The thermal resistance junction-ambient RthJA (Often written as ΘJA), tells us how hot the junction gets when (1) the regulator is dissipating a given amount of power and (2) the regulator is sitting in open air, at a given ambient temperature. Suppose that we need to design our regulator to only work under modest commercial conditions, that will not exceed 60 °C. If we need to keep the junction temperature under 125 °C, then the maximum temperature rise that we can allow is 65°C. If we have RthJA of 50 °C/W, then the maximum power dissipation that we can allow is 65/50 = 1.3 W, if we are to prevent the regulator from going into thermal shutdown. That's well below the 4 W that we would expect with a 1 A load current. In fact, we can only tolerate 1.3 W / 4 V = 325 mA of average output current without sending the regulator into thermal shutdown.

This, however, is for the case of the TO-220 radiating to ambient air-- almost a worst-case situation. If we can add a heat sink or otherwise cool the regulator, we can do much better.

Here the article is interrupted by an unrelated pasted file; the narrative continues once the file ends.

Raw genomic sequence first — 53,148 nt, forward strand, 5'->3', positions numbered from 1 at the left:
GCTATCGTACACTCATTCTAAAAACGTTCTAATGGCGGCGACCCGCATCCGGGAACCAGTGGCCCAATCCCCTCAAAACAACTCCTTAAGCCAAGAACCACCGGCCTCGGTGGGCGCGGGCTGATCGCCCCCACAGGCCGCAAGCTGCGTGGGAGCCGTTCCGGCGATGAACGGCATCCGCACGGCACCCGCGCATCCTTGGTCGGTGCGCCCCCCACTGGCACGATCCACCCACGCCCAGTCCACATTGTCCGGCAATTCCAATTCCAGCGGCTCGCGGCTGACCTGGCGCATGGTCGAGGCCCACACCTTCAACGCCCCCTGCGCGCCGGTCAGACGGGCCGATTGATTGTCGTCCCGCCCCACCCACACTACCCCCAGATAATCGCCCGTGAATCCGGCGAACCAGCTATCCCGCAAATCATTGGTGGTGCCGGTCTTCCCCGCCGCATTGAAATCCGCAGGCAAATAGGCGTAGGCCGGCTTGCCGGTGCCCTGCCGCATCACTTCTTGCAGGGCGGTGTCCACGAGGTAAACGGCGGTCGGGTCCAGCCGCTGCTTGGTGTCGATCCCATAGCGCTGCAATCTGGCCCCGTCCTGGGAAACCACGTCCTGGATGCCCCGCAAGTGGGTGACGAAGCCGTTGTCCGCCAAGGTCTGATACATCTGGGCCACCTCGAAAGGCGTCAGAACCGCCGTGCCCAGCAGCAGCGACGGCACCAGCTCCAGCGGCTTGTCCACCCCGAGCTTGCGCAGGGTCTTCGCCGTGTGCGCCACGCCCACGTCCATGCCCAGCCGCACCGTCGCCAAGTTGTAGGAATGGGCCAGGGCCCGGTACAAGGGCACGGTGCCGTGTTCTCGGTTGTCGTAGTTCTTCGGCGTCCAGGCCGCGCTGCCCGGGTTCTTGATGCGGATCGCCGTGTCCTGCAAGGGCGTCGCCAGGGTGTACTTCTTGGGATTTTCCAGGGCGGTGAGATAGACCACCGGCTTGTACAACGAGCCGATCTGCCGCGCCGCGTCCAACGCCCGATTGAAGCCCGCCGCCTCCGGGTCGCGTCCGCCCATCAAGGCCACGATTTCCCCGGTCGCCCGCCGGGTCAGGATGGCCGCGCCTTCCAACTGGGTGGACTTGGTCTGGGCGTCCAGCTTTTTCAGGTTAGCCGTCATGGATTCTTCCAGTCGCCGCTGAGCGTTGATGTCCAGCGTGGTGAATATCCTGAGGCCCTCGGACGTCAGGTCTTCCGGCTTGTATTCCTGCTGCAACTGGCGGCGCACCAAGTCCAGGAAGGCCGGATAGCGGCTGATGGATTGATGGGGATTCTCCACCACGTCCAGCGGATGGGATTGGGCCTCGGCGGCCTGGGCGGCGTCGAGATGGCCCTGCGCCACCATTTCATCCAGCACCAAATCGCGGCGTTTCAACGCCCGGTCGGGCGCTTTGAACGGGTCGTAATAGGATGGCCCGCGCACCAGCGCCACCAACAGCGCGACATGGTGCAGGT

The opposite end of the spectrum is given by the other thermal specification: the thermal resistance junction-case, RthJC. This specifies how much temperature difference you can expect between the junction and the outside of the TO-220 package: only 5 °C/W. This is the relevant number if you can quickly remove heat from the package, for example if you have a very good heat sink hooked up to the outside of the TO-220 package. With a big heat sink and perfect coupling to that heat sink, at 4 W, the junction temperature would rise only 20 °C above the temperature of your heat sink. This represents the absolute minimum heating that you can expect under ideal conditions.